Tuesday, November 13, 2012

Many Voices, an LGBT movement in the Black Church

Hey there,

As some of you might know, I'm a member of the Gay Men's Chorus of Washington (GMCW). We rehearse every Sunday from about 6:15-9:15pm (except as we get closer to showtime, then we'll have double rehearsals starting in the afternoon). During this rehearsal, we get a break halfway through which is kicked of by announcements. And occasionally we'll have a guest come to speak to us from an organization in the community.

Recently, we had members of the DC Metropolitan Police Department's Gay and Lesbian Liaison Unit speak to us, and this past Sunday, we had Reverend Cedric A. Harmon, Co-Director of Many Voices, come visit to share more about the work of Many Voices as well an outreach opportunity through partnership with GMCW.

If you're not familiar with Many Voices, from their About page:
Many Voices is committed to creating a national movement for gay and transgender justice from within the Black church. Working in partnership with nationally-recognized pastors, theologians, and Christian educators, Many Voices is laying a foundation for respectful and loving dialogue. Through trainings, mentoring, and online resources that provide a safe place to ask questions, learn, and take new steps, we equip African American pastors and church members to publicly share the faith journeys that have led them to affirm love and justice for gay and transgender (LGBT) families.
As some of you might have noticed with my blog, I'm a firm believer in letting organizations describe themselves, if they've made the effort to do so, as I wouldn't want to exclude or diminish anything by trying to paraphrase it. But I digress.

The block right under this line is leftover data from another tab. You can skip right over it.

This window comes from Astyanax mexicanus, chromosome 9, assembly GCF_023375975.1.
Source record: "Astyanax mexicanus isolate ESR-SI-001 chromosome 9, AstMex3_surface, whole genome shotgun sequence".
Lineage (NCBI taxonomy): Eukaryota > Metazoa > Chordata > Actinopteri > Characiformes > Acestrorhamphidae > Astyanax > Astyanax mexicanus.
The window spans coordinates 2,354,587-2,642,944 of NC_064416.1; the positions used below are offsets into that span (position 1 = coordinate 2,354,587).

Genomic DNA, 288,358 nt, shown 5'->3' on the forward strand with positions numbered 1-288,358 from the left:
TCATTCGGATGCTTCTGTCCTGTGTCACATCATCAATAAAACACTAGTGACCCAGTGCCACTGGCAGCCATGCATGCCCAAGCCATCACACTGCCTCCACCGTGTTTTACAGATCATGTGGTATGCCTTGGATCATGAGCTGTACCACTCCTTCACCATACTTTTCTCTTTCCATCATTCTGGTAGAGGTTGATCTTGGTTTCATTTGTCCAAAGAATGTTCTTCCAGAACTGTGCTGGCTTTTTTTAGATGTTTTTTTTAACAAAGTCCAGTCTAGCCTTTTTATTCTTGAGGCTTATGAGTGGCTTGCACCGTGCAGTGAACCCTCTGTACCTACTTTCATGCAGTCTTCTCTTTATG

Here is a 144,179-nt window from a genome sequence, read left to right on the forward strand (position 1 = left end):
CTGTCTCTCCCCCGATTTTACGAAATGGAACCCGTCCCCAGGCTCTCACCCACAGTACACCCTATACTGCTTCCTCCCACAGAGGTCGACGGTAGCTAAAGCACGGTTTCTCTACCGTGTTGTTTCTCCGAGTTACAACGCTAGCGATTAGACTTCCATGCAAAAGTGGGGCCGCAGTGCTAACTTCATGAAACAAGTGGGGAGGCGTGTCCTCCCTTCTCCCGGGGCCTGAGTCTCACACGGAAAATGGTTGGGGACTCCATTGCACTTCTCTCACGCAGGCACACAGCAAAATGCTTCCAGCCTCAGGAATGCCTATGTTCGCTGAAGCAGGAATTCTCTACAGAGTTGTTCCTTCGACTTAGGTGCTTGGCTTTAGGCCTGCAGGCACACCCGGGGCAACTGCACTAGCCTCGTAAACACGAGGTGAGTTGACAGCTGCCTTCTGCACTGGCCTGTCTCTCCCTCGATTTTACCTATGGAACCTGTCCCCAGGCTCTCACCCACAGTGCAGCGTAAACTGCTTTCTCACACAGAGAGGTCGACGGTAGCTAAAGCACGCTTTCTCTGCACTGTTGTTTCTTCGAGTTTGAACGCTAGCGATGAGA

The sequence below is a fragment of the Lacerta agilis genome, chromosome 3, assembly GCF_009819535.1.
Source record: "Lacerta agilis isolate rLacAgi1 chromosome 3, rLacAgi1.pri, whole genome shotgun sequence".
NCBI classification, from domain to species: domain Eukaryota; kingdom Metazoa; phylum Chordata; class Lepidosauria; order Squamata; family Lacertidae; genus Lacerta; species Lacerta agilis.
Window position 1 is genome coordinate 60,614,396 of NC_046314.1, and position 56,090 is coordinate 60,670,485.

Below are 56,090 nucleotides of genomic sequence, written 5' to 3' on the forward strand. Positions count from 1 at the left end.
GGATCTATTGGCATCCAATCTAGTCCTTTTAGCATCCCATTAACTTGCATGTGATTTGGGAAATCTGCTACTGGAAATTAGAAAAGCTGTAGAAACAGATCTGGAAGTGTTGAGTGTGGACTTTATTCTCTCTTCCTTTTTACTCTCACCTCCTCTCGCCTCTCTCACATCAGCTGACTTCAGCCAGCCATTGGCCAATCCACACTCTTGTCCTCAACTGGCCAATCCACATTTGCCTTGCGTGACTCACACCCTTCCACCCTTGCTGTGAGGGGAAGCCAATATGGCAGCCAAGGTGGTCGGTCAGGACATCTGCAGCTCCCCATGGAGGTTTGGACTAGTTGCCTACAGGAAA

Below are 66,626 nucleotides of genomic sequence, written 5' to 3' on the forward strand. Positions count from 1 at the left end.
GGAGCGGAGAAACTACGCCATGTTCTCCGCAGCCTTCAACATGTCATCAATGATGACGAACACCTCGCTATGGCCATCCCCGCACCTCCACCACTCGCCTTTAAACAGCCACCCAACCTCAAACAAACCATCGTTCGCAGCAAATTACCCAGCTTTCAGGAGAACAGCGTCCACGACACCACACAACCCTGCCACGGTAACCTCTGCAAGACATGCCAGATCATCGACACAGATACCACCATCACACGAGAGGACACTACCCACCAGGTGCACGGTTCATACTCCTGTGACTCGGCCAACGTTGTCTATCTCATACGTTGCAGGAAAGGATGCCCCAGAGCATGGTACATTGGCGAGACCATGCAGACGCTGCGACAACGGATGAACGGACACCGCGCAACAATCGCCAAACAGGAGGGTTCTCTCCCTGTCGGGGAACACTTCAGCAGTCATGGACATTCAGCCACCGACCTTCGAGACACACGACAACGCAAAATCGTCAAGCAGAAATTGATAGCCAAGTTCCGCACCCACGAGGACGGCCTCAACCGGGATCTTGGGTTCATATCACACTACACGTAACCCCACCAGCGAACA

It was really neat having him come to speak to us. It was particularly interesting to me, having recently joined GMCW's Marketing & Outreach Committee. I had read of and studied such things in grad school for Arts Management at American University, but obviously theory and discussion are much different than practice in reality. But I bring it up because it's great to be a part of an organization I've been a member of, in a way beyond performance, and to see all the other work manifest itself and come to fruition step by step, like this community outreach partnership with Many Voices.
There's actually a picture of his visist at the original tweet. Unfortunately, it didn't show up when I embedded it here.

Anyway, his visit and the organization with its work was very timely, in terms of the larger fight for civic rights and equality. Many Voices is just one actualization of a windfall, in terms of a major paradigm shift in terms of how the African-American community discusses and accepts it's LGBT members. Two major events to help this sea change were mentioned inn Ebony, in an article written right after this past election:
Black voters tend to be more religious and have historically have been slow to accept gay marriage. But national and regional polling has suggested that Black support for equal marriage has dramatically increased after President Obama and the NAACP's historic announcements supporting the position.
The article brought this up in the context of marriage equality passing in the state of Maryland, and how crucial black voters were to its success. So in all of this, Rev. Cedric coming to speak to us about the work of Many Voices...well, it's just wonderful to see progress in action, and to meet and work with some of the individuals and organizations who are helping to lead the charge towards equality.

As always, I left rehearsal that night feeling very humbled and grateful. And very excited to keep you updated about it all. And for those who made it, as you  might know, this is part of my LGBT Tuesday series. If there's an organization that serves the LGBT community you have worked with or are involved with that you'd recommend I highlight, please let me know, as well as your connection to it.

And definitely let me know what you think of Many Voices. If you've heard of it before and are engaged with them, or if you haven't and what your initial thoughts are? Whatever's on your mind, to keep this conversation going.

JR
Post a Comment